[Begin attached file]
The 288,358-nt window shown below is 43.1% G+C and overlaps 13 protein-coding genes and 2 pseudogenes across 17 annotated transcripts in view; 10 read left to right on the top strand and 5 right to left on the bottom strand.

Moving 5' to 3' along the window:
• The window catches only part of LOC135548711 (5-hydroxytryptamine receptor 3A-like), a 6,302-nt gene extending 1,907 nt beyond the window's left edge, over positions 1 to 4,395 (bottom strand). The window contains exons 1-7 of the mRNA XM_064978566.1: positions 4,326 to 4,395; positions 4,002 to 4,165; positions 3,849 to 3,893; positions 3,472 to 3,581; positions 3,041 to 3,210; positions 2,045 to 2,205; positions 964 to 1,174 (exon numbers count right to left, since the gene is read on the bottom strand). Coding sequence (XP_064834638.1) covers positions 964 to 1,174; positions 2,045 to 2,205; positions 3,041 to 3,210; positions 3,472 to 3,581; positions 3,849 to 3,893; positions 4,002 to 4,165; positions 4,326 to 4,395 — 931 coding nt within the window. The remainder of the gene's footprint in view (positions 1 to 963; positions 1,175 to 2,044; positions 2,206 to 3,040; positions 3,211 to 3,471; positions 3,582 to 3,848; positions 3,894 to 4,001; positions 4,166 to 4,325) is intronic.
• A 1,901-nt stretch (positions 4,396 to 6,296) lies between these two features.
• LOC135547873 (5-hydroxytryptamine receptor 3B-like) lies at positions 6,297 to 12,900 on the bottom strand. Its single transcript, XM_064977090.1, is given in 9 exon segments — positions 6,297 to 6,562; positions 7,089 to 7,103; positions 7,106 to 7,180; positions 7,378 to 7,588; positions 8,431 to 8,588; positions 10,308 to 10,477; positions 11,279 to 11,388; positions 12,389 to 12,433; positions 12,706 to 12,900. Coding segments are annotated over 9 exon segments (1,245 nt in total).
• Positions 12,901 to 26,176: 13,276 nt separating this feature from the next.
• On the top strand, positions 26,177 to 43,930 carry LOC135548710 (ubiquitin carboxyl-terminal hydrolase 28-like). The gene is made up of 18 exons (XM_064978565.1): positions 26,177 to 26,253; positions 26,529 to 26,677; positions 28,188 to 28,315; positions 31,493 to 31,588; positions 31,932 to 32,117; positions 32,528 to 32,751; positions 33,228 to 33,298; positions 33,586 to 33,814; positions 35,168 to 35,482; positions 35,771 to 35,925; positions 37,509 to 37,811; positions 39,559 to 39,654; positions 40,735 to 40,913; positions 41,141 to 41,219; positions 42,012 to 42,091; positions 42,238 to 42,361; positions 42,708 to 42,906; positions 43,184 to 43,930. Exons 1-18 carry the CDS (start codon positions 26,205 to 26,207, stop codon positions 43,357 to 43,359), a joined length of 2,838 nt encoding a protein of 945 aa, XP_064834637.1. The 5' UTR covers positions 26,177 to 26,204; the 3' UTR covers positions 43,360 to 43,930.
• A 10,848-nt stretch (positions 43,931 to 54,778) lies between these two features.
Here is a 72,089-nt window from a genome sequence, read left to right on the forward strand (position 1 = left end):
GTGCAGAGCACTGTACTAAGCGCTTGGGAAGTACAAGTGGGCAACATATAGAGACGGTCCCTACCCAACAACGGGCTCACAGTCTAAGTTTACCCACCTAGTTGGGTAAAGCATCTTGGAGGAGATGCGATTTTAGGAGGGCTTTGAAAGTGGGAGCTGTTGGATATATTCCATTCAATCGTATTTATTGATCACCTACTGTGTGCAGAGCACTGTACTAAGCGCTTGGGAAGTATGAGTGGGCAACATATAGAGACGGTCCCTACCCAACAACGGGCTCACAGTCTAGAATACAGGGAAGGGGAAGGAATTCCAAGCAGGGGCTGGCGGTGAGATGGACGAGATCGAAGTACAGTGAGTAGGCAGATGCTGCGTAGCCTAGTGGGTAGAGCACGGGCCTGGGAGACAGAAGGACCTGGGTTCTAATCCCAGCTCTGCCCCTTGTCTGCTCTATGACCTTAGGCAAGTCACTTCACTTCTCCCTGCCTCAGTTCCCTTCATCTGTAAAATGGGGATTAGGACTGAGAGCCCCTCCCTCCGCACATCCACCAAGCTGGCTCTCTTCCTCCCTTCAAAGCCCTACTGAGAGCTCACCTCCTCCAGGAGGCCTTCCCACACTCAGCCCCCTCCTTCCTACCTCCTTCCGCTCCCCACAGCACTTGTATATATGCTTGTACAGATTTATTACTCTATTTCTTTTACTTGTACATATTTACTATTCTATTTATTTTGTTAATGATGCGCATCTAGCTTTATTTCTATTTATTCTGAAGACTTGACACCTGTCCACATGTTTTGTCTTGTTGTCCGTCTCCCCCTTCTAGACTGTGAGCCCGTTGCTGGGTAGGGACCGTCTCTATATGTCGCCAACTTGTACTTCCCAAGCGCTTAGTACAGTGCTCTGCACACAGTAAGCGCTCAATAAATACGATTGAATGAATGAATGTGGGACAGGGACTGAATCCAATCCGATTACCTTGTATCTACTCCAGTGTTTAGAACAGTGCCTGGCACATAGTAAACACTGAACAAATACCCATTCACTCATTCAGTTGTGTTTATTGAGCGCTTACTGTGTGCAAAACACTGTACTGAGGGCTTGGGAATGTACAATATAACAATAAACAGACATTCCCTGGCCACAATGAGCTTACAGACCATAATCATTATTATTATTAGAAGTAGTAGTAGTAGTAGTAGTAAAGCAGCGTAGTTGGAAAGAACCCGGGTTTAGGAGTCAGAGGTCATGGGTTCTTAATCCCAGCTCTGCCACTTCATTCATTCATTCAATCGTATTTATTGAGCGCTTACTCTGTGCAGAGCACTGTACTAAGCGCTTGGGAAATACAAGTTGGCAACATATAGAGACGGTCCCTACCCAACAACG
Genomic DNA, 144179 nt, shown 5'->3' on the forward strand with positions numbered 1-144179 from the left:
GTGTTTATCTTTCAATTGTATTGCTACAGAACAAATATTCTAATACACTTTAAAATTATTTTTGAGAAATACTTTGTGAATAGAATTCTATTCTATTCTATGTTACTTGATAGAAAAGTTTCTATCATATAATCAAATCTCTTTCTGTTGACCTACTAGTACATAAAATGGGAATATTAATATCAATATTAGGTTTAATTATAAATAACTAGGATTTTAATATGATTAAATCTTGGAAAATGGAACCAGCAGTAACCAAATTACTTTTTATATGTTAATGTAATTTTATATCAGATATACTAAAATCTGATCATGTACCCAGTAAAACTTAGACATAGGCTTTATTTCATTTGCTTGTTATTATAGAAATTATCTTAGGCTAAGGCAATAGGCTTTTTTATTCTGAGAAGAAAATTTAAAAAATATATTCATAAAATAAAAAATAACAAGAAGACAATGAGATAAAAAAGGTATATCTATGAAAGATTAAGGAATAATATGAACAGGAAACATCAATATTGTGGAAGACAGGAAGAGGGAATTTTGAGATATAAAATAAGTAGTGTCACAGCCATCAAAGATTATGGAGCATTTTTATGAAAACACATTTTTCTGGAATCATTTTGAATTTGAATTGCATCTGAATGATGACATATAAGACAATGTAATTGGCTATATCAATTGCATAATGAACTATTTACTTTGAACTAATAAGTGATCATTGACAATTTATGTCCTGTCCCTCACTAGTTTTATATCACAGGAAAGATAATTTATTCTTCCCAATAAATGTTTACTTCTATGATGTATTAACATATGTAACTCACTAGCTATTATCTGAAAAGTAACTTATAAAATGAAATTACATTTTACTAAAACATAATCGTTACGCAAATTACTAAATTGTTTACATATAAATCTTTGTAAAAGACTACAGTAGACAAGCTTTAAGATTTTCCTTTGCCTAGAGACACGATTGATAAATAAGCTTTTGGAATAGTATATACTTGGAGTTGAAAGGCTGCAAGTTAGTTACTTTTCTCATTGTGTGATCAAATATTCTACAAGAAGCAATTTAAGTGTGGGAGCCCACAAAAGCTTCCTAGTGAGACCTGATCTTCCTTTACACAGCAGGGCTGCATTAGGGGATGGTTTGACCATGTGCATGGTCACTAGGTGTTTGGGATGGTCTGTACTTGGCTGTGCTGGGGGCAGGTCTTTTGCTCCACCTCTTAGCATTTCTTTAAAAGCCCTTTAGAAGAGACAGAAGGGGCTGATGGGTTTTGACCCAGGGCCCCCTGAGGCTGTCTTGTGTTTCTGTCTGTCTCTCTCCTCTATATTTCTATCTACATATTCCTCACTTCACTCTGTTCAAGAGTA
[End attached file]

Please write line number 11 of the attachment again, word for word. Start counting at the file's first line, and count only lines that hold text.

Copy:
Genomic DNA, 144179 nt, shown 5'->3' on the forward strand with positions numbered 1-144179 from the left: